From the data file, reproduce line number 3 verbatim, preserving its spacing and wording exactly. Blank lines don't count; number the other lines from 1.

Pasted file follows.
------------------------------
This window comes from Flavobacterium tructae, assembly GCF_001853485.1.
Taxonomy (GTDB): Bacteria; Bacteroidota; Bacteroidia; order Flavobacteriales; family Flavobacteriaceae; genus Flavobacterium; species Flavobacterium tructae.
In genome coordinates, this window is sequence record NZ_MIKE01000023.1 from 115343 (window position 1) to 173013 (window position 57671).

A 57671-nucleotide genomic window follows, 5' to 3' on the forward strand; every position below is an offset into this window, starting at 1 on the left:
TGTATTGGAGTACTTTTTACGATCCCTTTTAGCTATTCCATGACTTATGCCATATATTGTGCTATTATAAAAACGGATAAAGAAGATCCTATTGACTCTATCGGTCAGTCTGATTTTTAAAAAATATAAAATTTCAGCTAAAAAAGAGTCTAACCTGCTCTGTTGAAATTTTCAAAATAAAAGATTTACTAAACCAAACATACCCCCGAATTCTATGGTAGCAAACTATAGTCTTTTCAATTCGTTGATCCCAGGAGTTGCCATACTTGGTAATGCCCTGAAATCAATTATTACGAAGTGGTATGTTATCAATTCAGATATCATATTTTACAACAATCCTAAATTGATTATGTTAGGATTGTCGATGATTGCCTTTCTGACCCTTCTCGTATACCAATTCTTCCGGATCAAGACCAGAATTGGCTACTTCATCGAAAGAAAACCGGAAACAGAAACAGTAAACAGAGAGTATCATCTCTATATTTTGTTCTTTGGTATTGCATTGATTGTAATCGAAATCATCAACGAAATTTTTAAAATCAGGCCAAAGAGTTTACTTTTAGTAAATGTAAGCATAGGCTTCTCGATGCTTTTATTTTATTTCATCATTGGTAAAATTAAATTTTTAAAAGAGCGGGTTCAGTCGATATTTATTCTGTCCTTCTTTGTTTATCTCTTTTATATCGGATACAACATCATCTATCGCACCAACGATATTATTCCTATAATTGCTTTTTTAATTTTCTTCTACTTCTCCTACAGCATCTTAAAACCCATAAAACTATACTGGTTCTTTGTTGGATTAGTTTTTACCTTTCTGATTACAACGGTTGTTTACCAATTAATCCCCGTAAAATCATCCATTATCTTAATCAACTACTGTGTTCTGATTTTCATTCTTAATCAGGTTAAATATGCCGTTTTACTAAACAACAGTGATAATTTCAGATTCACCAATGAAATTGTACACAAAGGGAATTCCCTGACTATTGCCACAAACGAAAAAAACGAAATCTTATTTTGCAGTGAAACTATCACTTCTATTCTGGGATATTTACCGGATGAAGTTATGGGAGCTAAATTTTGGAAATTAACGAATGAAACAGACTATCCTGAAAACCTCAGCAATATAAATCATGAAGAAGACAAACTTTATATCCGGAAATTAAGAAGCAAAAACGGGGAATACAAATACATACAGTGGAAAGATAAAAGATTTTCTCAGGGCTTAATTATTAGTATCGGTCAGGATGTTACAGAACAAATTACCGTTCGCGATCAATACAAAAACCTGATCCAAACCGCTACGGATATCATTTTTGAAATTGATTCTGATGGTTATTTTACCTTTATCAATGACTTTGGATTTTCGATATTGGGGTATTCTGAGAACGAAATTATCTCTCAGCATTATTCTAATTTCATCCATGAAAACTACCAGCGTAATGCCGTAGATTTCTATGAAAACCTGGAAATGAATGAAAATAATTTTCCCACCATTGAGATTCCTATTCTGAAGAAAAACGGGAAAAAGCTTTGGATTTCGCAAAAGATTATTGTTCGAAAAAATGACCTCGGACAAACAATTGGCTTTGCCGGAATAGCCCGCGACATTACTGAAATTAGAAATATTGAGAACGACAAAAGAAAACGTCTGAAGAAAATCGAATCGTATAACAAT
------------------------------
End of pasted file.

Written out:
In genome coordinates, this window is sequence record NZ_MIKE01000023.1 from 115343 (window position 1) to 173013 (window position 57671).